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Congressional Black Caucus urges Trump to modernise disaster policies, procedures

Sunday, November 19, 2017

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WASHINGTON, United States (CMC) — In the wake of destruction caused by Hurricanes Harvey, Irma and Maria to the United States Gulf Coast and the Caribbean, the chairman of the US Congressional Black Caucus (CBC), Congressman Cedric Richmond, a Democrat from the state of Louisiana, has dispatched a letter to President Donald Trump and congressional leaders urging them to modernise federal policies and procedures.

Richmond said this is necessary “so that the people most affected by natural disasters get the help they need to get back on their feet and communities are stronger and better protected than before.”

The letter included long-term disaster principles that the CBC would like the US federal government to adopt.

“Bad recovery policies can also destroy a community by turning a natural disaster into a manmade one,” Richmond wrote. “The key to a successful recovery is making sure that it includes everyone, allows people to participate in their own recovery, and invests in mitigation to ensure that communities are rebuilt stronger than before.

“When these conditions are not met, recovery is uneven and communities remain vulnerable to future disasters,” he added. “This is particularly true for poor and minority communities.”

In addition to the letter, Richmond sent a list of “eight disaster principles” to congressional leaders.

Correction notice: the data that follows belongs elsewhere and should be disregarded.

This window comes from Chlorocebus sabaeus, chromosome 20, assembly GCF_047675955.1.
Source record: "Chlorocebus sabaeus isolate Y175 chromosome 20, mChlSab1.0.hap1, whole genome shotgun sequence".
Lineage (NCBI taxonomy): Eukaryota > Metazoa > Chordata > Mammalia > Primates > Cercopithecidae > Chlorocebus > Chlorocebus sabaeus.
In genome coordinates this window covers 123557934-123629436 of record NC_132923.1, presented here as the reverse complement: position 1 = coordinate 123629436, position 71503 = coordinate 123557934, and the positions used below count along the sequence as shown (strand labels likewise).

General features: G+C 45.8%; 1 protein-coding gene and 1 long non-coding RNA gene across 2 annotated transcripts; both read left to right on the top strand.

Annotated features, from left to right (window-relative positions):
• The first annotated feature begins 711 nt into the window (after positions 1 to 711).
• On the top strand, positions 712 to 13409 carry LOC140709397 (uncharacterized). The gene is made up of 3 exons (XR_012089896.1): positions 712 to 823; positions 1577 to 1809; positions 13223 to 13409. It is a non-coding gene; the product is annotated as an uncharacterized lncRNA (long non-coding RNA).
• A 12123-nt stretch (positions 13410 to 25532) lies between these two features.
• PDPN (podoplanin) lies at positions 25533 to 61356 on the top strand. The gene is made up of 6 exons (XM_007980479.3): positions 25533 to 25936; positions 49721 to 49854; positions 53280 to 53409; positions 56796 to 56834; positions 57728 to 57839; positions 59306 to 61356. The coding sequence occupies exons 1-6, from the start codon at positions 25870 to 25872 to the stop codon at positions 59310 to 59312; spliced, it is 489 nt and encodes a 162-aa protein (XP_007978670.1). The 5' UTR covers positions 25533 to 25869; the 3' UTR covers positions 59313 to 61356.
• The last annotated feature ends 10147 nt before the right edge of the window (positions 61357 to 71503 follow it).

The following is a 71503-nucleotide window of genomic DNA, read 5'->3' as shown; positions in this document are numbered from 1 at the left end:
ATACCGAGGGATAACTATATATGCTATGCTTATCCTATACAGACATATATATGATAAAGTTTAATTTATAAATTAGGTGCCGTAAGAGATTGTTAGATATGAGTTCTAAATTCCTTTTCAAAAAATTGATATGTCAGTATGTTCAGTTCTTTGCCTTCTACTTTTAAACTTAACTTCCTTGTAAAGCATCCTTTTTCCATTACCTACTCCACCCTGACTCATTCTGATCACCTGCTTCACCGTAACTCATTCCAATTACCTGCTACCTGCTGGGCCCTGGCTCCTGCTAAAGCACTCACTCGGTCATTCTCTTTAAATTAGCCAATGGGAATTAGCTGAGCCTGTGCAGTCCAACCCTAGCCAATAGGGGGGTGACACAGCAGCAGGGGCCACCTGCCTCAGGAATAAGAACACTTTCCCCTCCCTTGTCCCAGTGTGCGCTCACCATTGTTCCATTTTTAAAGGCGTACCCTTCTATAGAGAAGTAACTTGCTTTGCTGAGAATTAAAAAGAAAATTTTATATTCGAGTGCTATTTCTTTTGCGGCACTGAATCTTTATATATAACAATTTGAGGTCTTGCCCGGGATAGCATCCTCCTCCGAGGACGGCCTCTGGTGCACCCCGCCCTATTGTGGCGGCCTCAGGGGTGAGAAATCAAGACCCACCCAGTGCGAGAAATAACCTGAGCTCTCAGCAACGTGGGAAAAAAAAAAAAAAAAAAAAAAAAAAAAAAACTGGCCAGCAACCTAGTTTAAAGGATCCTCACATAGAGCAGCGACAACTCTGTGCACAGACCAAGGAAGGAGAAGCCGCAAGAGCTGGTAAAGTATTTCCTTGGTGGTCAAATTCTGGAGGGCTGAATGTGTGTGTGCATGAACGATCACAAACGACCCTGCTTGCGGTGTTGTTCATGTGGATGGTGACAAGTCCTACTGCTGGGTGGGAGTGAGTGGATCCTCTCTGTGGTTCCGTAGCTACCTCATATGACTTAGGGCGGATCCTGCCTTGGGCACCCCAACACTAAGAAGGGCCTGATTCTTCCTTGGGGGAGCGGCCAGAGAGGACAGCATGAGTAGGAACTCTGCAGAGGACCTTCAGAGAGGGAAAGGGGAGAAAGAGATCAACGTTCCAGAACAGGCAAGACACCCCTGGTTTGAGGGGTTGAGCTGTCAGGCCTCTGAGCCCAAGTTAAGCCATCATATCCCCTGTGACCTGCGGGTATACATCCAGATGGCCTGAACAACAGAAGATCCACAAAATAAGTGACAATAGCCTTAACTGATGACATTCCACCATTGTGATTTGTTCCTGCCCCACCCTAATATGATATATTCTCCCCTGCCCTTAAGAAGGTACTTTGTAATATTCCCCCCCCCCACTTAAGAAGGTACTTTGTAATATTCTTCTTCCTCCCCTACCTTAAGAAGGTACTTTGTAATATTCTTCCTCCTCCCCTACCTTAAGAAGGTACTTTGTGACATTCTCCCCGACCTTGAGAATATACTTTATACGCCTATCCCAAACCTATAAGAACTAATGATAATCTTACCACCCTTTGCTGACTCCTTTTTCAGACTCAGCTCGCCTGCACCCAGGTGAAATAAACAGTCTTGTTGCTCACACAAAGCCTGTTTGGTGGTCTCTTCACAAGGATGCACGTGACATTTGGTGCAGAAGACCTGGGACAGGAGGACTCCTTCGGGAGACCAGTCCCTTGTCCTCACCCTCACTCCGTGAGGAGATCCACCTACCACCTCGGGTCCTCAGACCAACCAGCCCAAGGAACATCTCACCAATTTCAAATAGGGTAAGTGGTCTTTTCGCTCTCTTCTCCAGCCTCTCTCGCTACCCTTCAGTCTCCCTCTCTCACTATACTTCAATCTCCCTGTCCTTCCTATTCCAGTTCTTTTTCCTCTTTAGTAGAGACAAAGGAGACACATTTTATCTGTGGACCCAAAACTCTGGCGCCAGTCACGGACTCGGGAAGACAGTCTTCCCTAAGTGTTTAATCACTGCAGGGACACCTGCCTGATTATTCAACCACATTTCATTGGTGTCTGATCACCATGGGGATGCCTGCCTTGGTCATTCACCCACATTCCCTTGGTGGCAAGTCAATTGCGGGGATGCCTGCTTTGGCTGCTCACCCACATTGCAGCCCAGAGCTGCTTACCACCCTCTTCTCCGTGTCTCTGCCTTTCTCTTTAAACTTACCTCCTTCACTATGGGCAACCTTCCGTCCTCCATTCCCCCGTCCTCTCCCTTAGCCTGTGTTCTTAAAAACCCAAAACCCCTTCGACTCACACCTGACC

Some of the principles would require new legislation, and others would require amendments to the Stafford Act.

The Robert T Stafford Disaster Relief and Emergency Assistance Act (Stafford Act) is a United States federal law designed to bring an orderly and systemic means of federal natural disaster assistance for state and local governments in carrying out their responsibilities to aid citizens.

According to reports, Congress's intention was to encourage states and localities to develop comprehensive disaster preparedness plans, prepare for better intergovernmental coordination in the face of a disaster, encourage the use of insurance coverage, and provide federal assistance programs for losses due to a disaster.

The Stafford Act is a 1988 amended version of the Disaster Relief Act of 1974. It created the system in place today by which a presidential disaster declaration or an emergency declaration triggers financial and physical assistance through the Federal Emergency Management Agency (FEMA).

The Act gives FEMA the responsibility for coordinating government-wide relief efforts. The Federal Response Plan includes contributions from 28 federal agencies and non-governmental organizations, such as the American Red Cross.

“After a disaster, Americans look out for each other,” Richmond said. “We should make sure the federal government is looking out for them, too.

“These commonsense principles would improve our disaster recovery efforts by making programs more efficient, getting help to the people and places that need it most, and planting the seed for stronger and faster recoveries,” he added.

On Friday, the White House sent the US Congress a US$44 billion disaster aid request that legislators have already described as too small.

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